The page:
The Book of Jeremiah

 

by Julie Zuckerman

Press 53, 190 pp.

One of the pleasures of fiction is the way many ways it allows for play with a familiar story’s structure, enabling us to regard and consider it from fresh, sometimes startling points of view.  The Book of Jeremiah, a debut novel in stories by Julie Zuckerman, works this complex feat beautifully, offering an intriguing opportunity to contemplate a life not in a conventional, linear fashion, but as brief, meticulously crafted glimpses into key scenes  that come together to form a multi-valenced composite.

Zuckerman’s protagonist is a first generation American Jew by the name of Jeremiah Gerstler, and the 13 stories here span the breadth of his basically unremarkable, rather comfortable, (some might use the term “privileged”), life. Jeremiah’s parents are warm and nurturing. His professional path as a political scientist, though not without its difficulties, is mostly smooth and satisfying.  His wife, Molly, level-headed, lively, and sociable, and tolerant of his foibles, seems a perfect partner for him. His children, Hannah and Stuart, traverse typical paths of rebellion and reconciliation.  And yet, with Zuckerman’s sharp, close resolutions, we are invited to observe how even in the most quotidian existence there are moments of intense drama and folly, pain and redemption.

Which is the most true, most authentic Jeremiah Gerstler? Is he the rascally nine year old playing a prank at a Passover Seder in 1936? Is he the ambitious young man turned down for a position in the secret service in 1952? Is he the baffled father, trying to resolve a family argument that spoils a birthday party in 1992? Or is he, ultimately, the elderly professor, contemplating his life’s achievements and disappointments in 2006? The answer is, of course, that he is all of them.  And this truth, so obvious yet so strange to fathom , is what Zuckerman has artfully succeeded here in showing us.

In its non-chronological structure, the novel hands us a series of discrete pieces of a puzzle, each a moment in Jeremiah’s life that both stands on its own, and resonates with his character that we slowly come to know.  By zeroing in on scenes from Jeremiah’s 80 odd years, we are invited into two simultaneous perspectives; that of the small story before us, and the wider, fuller view that places the story into the long arc of Jeremiah’s life. It is a perspective that offers up tantalizing questions: What personality traits stay with us over a lifetime, and what reveals itself as a passing stage? How do the things that happen to us in childhood come to mold our characters? How are life’s lessons learned? What shapes and drives a career? How does one learn, in small steps, to live with oneself?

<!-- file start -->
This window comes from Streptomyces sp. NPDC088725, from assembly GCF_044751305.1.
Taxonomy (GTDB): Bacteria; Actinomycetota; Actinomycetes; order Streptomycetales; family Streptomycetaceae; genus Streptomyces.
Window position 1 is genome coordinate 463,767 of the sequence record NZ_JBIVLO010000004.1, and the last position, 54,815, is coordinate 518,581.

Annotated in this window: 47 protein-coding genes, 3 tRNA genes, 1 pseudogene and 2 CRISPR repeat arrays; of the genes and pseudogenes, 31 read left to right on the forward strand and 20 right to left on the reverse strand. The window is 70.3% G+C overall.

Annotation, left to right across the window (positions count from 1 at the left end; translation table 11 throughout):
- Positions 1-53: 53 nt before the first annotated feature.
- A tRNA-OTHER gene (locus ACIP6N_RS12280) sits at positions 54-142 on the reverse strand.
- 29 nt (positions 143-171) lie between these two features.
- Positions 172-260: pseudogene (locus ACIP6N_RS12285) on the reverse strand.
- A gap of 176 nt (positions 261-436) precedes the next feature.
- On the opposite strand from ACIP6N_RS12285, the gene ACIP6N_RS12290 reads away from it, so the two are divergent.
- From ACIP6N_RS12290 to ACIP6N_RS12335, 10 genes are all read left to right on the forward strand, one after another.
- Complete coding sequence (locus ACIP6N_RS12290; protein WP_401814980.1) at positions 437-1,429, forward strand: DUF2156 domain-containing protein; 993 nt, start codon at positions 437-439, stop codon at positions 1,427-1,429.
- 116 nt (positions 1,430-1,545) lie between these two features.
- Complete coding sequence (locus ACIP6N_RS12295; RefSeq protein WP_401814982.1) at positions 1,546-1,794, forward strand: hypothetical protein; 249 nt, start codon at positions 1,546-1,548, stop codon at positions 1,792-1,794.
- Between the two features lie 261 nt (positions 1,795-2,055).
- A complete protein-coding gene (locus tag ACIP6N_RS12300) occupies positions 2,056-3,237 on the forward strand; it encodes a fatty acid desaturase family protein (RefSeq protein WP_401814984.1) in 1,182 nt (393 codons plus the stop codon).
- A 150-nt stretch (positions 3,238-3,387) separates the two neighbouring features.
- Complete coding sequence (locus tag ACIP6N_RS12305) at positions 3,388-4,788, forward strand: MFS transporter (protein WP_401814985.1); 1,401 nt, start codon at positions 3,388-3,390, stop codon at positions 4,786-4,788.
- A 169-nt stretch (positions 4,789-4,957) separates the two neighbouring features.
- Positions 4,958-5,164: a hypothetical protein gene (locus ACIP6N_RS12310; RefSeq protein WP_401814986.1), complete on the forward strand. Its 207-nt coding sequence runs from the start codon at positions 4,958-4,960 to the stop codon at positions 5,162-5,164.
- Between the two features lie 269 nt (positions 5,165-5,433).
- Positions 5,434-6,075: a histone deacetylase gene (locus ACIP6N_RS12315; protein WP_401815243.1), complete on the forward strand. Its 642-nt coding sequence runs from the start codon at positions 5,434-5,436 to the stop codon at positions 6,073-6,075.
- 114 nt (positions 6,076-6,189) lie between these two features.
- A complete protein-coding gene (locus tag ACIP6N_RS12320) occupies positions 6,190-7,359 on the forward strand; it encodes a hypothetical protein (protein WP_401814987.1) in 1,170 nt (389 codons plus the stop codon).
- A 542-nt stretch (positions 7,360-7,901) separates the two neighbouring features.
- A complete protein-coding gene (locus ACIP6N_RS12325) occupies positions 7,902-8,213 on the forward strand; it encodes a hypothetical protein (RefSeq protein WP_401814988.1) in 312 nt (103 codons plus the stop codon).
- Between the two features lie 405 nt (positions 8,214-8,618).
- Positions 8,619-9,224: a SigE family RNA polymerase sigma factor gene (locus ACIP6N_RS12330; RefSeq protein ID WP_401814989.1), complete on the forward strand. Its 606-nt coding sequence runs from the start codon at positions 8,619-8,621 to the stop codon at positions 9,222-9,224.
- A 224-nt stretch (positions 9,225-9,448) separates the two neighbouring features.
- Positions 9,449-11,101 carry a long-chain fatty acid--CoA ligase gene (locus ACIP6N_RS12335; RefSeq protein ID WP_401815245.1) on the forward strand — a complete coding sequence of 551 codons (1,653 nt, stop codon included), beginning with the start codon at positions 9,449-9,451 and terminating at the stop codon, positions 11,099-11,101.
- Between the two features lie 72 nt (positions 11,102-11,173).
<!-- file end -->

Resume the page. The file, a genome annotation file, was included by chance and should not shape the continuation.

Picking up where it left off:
And the novel offers yet another perspective: that of history. Though it is the story of Jeremiah’s life that is being showcased here, lurking in the backdrop is always the unrelenting presence of his times.  Zuckerman deftly weaves the zeitgeist into her stories, using telling details as well as attitudes, mores, and values to bring us into the atmosphere of the period in question. Here, for example, is Jeremiah in 1972, chaperoning his daughter’s class on a field trip to Washington D.C.  “Mr. Bruno, the young history teacher sitting a row ahead, wore his long hair tied back. Standards for teachers in the liberal, arty atmosphere of the Berkshires were a bit too relaxed for Jeremiah’s taste, and he found Bruno’s ponytail off-putting”.

And here he is in Paris, serving in the Signal core in 1945. “The café on Rue Madeleine was full of elegant French dames wearing printed crepe fabrics and feathered hats; other than a few midshipmen Jeremiah spotted sitting in the back, he and Mary were the only Americans. Despite the sticky heat of July and the short supply of sugar and real coffee, the mood was festive. Paris had been liberated nearly a year before, and with the end of the war, there was talk of France abandoning the ration system. Jeremiah felt no part of their joie de vivre.”

And here is his 19 year-old son, Stuart, contemplating his sister’s wedding in 1983 “The thought of tethering himself to one person for the rest of his life held no appeal for him. He felt nauseous contemplating it. College and life in the city had finally given Stuart his independence, and he was not interested in ending his partying any time soon. He could handle his parents for a weekend, a week at most, but after that, anything was liable to set things off. Thank goodness he’d brought a stash of weed home with him.”

In this way, events such as the Cold War, the Civil Rights movement, Vietnam, Watergate, and the Middle East come into play, not as a history lesson, but as a vivid presence in the characters’ lives.

For all of its structural virtuosity, the novel is not without flaws. While some of the stories, like “Transcendental”, “Awakening”, and “A Tough Day for L.B.J” , achieve sharp psychological accuracy, there were several  instances where I wanted more – more depth, more probing of the issues raised, both on the level of the character’s psychology, and with regard to the relationship between the individual and society. This is a text that offers opportunities to consider larger questions about being Jewish in America in the 20th century. As a political scientist, Jeremiah is well positioned to engage with them, yet many of the stories tend to focus on small, recognizable moments, rather than explore larger truths.

On the whole, however, The Book of Jeremiah is a satisfying read, and after glimpsing these few brief but telling moments in Jeremiah’s life, readers are  likely to come away with a new perspective on their own.

Reading

Jewish

Fiction

Mother India

reviewed by 

Joan Leegant

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Reviewed by Janice Weizman